Woodrow Wilson Post World War 1 Vision

1497 words - 6 pages

Woodrow Wilson is regarded by historians as one of the best statesman and President of the 20th century in the United States history. His brilliance was evident in his academics, having been a college professor before joining politics and later ending up being as the only president with a PHD. Born in 1856 his best attributes were his level of confidence which won him over his admirers and critics alike. Later in life Woodrow would serve as a Governor for New Jersey and two years later become head of the highest office in the land, the presidency. During his tenure, imperial competitions amongst the Europe monarchies escalated as all forms of dirty tricks were implored in pursuit of larger territories. Europe plunged into war in summertime 1914 and Wilson being an advocate for peace asked his fellow Americans to be impartial in mind and actions . Wilson having witnessed the civil war as a boy was quite aware of the devastating effects the war brought. His second term as president was met with increased pressure from the allies and sympathizers to join the war. He, however, stood his ground for a while and surprisingly sought to arbitrate the matter to bring an end to the war. Woodrow’s peace efforts were fruitless as Germany turned on the U.S.A and propagated ways of attacking them.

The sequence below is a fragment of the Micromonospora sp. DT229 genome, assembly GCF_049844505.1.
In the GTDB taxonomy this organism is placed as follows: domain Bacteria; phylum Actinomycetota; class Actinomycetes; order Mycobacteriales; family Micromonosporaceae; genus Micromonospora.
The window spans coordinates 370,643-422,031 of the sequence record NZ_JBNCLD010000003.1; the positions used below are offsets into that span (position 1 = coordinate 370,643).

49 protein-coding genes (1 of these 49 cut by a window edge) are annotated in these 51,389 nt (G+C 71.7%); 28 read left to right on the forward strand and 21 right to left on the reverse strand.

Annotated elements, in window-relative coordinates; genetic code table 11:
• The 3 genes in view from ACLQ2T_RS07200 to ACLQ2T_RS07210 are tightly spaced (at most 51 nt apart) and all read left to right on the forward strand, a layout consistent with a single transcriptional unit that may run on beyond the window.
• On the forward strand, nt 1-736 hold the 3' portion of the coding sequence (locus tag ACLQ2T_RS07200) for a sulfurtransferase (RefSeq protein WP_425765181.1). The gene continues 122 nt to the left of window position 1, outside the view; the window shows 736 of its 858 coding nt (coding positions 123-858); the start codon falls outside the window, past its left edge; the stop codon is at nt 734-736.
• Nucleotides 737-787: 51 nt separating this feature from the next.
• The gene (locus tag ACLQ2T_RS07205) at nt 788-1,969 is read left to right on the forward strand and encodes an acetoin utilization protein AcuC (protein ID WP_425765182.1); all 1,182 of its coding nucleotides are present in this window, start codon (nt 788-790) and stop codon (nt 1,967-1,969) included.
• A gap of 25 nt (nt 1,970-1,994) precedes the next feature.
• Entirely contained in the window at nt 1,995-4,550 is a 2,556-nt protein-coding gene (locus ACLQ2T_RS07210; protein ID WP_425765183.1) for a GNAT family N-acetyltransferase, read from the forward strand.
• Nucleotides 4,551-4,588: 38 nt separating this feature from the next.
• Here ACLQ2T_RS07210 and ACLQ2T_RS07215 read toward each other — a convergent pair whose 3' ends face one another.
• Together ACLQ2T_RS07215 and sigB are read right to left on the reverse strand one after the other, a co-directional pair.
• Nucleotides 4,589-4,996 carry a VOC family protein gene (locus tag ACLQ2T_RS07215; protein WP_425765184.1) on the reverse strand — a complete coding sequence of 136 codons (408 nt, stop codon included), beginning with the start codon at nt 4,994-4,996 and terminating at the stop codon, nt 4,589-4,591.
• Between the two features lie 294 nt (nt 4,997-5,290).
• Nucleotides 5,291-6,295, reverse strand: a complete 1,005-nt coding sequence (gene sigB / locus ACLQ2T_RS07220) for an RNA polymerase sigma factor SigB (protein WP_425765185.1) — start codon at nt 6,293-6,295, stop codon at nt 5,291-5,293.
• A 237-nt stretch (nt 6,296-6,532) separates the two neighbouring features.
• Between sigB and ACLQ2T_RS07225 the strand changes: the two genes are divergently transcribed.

Woodrow’s insights on world peace were hailed despite the U.S.A joining the war. His diplomatic foreign administration would lead to armistice despite the strain put by Germany and her sympathizers. On January 8, 1918, President Woodrow would face the congress and present his inquiry which would later be popularly referred to as the Fourteen Points. His belief on global acceptance of the speech would resolve to world peace and create a just world. He pushed for warring nations to make covenants of peace with no miss –interpretations or secret understandings and diplomacy should follow in case of a conflict. Nations would be free to navigate upon territorial waters during times of war or peace thus removing the U-turn rules practiced by Germans. In his mind, Wilson understood the world was literary becoming a global village and wars were no longer a private matter. More emphasis was put on whatever affected the life of the world should become a global concern and later played as a key instrument to the birth of the reign of the League of Nations. Wilson’s free trade agendas would be realized when he beseeched the international community on the removal of economic barriers that would later spread his capitalism thesis. The clause contemplated on equal and fair understanding on the distribution of raw materials among nations that would abide on the new world reforms. This improved significantly the performance of the U.S economy extending its trade to other nations despite some still practicing communism. There were claims of his regime being high handed to socialists, and this perhaps could have led to the exclusion of Russia from the supposed Peace conference.

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